Patients with Digestive Diseases Gain Hope for Selective Therapies by Targeting Specific Neurotransmitter

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Patients with Digestive Diseases Gain Hope for Selective Therapies by Targeting Specific Neurotransmitter

Recently, Penn State College of Medicine researchers did some studies regarding neuroscience. They found separate nerve pathways regulate diverse organ functions along the upper gastrointestinal (GI) tract, which is different from what researchers found in past studies. The lead investigator of this study is R. Alberto Travagli, professor, Department of Neural and Behavioral Sciences. Their findings were published on the Journal of Physiology. And this research was founded by NIH.

Brain cells control two distinct functions of the pancreas that one releases digestive enzymes, and the other one releases hormones like insulin and glucagon, while the neurotransmitters send signals to brain, such as vagus nerve regulates both of these pancreatic functions. The vagus nerve detects relative chemical and biological changers that happen along the GI tract. It likes a processing machine, then understand and integrate signals before which are sent back to organs and then brain and organ have corresponding actions.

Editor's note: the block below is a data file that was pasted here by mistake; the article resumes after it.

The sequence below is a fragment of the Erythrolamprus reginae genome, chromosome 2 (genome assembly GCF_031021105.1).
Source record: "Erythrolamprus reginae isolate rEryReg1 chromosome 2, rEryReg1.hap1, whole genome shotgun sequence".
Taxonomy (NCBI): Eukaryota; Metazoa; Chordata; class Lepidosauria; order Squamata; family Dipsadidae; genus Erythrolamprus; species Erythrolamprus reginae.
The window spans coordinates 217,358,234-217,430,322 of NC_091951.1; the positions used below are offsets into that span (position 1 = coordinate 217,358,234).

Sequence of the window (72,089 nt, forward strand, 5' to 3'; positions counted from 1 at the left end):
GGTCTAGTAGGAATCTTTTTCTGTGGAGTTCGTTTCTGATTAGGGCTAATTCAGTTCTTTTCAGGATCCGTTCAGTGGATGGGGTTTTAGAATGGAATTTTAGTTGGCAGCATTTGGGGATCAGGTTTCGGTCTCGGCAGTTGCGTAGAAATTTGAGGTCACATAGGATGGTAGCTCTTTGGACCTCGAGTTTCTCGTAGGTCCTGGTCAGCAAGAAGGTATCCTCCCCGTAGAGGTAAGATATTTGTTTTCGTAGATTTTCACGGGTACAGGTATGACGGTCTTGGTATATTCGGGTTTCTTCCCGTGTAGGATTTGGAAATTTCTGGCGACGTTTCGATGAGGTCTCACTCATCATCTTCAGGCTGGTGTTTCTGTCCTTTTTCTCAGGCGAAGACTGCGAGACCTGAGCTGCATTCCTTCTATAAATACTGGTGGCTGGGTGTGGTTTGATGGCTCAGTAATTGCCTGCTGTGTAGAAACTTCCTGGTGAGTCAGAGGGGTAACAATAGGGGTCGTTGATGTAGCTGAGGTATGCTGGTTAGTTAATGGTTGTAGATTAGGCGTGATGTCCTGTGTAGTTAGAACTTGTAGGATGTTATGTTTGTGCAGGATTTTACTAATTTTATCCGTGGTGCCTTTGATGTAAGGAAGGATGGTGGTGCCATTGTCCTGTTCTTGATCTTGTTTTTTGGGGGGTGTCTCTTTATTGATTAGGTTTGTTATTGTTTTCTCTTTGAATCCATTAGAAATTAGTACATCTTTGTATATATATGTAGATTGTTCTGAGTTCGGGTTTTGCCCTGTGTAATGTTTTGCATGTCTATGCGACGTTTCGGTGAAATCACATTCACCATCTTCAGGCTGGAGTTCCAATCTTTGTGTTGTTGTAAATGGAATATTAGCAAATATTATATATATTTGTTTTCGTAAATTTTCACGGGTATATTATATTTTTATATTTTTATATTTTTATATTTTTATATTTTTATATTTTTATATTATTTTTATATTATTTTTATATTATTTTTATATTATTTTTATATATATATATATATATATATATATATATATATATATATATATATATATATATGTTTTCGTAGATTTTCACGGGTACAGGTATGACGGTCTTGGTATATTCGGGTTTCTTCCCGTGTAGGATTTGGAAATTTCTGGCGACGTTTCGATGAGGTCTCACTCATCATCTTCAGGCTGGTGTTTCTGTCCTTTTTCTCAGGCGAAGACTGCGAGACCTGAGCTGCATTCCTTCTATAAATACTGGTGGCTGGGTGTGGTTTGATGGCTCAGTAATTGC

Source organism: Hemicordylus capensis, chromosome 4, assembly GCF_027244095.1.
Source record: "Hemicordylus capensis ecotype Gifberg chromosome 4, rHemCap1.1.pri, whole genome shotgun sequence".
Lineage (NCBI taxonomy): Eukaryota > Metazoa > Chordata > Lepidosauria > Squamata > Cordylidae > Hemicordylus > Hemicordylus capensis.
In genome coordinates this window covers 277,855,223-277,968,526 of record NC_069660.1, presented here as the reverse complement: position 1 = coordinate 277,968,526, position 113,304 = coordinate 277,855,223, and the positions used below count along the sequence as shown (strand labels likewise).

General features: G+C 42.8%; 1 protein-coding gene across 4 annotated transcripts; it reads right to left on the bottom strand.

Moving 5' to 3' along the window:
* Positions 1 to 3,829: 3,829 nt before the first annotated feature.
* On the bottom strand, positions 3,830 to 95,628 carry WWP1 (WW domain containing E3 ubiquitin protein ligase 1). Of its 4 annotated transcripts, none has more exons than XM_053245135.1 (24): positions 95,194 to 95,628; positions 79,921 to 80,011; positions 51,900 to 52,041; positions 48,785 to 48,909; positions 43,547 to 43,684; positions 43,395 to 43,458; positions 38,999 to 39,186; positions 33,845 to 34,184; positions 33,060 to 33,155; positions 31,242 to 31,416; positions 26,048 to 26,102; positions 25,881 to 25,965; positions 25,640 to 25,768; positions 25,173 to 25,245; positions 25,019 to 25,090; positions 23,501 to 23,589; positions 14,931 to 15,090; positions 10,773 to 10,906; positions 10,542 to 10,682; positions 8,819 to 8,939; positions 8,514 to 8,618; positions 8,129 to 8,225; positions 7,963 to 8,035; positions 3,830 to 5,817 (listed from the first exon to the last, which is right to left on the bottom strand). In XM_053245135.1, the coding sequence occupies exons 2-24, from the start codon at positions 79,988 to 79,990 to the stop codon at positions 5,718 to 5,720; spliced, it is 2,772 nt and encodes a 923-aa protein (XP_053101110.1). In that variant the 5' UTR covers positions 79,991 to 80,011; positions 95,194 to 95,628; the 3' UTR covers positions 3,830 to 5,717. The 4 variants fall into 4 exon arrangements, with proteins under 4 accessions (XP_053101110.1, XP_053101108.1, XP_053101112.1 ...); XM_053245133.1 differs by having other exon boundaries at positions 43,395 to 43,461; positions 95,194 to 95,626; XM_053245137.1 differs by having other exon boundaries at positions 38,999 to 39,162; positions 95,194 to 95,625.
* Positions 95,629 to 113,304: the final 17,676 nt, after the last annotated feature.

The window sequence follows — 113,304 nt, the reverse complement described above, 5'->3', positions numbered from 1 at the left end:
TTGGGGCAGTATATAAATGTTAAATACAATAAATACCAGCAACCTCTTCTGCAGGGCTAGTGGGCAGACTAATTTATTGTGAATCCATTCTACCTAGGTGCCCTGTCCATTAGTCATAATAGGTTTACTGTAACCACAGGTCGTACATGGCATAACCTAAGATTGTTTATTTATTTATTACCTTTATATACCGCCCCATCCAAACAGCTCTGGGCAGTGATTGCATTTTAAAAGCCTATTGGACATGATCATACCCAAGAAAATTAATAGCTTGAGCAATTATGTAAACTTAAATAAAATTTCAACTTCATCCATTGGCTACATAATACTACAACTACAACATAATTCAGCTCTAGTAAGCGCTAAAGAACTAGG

One of these neurotransmitters is glutamate that acts upon different receptors. For example, it acts upon one major class of these receptors—metabotropic glutamate receptors (mGluRs) I, II or III depending on locations and nerve cell functions.

They focused on investigating the specialized structures that allow a signal to pass from one cell to another cell, and they wondered about whether pancreatic insulin and enzyme secretions are controlled by different types of vagal motoneurons through the vagus nerve.

They found if mGluRs glutamate acts on different subunit, different organ function will be presented, such as group II and III mGluRs can either activate or inhibit vagal nerve cells sending signals to the pancreas. But either group II or group III mGluR, insulin secretion will decrease and only group II mGluR can increase pancreatic enzyme secretion.

Their study results showed mGluRs on brainstem vagal nerve circuits are organized in a very specific manner. This is helpful for people to develop selective therapy or drugs by targeting on specific neruocircuits for patients, especially for diabetes, gastrointestinal reflux disorders, functional dyspepsia, gastroparesis and pancreatic exocrine or endocrine dysfunctions.

 

 

Article Link: Patients with Digestive Diseases Gain Hope for Selective Therapies by Targeting Specific Neurotransmitter

Tags: GI Diseases,  Neuroscience,  Neurotransmitter,  enzyme,  Diabetes

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